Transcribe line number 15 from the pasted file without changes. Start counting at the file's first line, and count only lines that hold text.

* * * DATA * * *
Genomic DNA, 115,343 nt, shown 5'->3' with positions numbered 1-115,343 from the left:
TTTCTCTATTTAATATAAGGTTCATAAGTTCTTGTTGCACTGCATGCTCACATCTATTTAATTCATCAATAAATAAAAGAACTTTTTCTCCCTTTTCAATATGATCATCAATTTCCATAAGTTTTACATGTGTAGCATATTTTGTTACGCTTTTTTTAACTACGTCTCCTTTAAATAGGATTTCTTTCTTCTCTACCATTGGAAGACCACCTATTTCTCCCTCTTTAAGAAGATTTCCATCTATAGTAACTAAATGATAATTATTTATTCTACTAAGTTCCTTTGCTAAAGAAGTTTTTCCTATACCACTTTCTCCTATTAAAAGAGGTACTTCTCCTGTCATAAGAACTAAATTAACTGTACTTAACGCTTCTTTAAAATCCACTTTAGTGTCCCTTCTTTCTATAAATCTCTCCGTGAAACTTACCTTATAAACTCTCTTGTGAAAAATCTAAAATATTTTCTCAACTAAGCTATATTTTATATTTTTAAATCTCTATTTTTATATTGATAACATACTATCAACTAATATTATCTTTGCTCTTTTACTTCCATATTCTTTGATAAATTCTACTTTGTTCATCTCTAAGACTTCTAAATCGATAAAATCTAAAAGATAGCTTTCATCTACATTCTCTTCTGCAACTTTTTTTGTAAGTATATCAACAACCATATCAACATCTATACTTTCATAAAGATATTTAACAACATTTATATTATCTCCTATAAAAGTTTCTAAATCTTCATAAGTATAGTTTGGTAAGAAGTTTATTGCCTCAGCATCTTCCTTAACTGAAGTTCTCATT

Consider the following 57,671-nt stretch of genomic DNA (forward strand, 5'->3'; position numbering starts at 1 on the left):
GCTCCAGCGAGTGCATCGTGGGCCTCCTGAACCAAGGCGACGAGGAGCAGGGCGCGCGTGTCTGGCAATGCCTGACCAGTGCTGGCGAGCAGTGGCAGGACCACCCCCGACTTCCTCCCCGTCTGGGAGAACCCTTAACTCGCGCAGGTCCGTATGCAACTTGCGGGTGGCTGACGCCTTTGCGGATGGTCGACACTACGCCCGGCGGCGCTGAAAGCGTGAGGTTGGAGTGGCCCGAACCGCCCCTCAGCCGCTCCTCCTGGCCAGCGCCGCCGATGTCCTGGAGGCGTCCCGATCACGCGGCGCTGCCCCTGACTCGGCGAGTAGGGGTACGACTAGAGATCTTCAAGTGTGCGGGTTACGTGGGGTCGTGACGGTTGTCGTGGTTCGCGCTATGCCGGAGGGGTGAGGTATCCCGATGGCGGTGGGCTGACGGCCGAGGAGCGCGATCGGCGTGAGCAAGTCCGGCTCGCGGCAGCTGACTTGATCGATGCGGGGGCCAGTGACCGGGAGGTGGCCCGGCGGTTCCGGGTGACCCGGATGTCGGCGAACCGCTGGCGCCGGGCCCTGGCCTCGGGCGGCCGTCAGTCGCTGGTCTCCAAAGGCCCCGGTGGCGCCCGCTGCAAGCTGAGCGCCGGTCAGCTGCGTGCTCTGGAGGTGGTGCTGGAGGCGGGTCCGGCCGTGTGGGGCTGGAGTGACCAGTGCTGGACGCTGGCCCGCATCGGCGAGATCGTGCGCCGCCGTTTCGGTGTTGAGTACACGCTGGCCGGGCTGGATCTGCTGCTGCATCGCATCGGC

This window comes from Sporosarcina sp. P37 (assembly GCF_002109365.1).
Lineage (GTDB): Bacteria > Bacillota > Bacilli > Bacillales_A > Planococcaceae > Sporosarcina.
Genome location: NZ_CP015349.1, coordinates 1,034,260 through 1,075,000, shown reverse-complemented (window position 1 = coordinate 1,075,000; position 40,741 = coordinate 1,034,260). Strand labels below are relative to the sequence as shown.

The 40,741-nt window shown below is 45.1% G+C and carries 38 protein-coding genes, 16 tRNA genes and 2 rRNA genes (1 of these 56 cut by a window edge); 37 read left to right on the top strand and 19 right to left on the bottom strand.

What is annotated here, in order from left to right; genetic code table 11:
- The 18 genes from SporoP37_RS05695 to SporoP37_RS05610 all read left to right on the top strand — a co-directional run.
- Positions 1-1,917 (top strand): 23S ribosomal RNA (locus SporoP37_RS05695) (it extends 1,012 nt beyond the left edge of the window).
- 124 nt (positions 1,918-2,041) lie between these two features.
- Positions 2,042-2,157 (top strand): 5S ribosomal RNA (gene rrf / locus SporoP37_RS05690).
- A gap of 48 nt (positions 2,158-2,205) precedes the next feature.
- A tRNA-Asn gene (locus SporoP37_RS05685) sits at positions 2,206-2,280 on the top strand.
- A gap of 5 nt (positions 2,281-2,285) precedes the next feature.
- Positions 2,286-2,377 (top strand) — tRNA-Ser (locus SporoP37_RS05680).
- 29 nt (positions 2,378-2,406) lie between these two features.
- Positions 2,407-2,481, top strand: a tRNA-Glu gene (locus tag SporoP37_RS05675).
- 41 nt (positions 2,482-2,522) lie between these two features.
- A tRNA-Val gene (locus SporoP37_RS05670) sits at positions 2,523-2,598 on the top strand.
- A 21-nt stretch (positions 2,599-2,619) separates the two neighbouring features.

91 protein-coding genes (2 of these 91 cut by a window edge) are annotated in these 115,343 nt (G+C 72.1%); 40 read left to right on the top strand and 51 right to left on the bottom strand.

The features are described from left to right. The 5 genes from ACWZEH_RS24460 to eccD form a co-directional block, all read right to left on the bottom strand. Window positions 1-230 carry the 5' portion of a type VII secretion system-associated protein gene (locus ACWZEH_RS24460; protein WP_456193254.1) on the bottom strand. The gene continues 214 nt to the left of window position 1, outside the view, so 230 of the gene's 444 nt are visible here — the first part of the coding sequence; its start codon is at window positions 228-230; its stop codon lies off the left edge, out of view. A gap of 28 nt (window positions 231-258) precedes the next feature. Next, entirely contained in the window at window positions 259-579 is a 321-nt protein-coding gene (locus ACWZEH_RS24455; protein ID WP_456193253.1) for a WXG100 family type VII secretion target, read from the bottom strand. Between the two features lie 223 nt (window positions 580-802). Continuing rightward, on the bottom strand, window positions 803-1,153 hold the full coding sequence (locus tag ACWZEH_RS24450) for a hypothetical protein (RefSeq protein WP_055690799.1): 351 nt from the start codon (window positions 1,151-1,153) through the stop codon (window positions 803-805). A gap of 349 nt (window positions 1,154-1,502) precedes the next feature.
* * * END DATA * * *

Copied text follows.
- A tRNA-Asn gene (locus SporoP37_RS05685) sits at positions 2,206-2,280 on the top strand.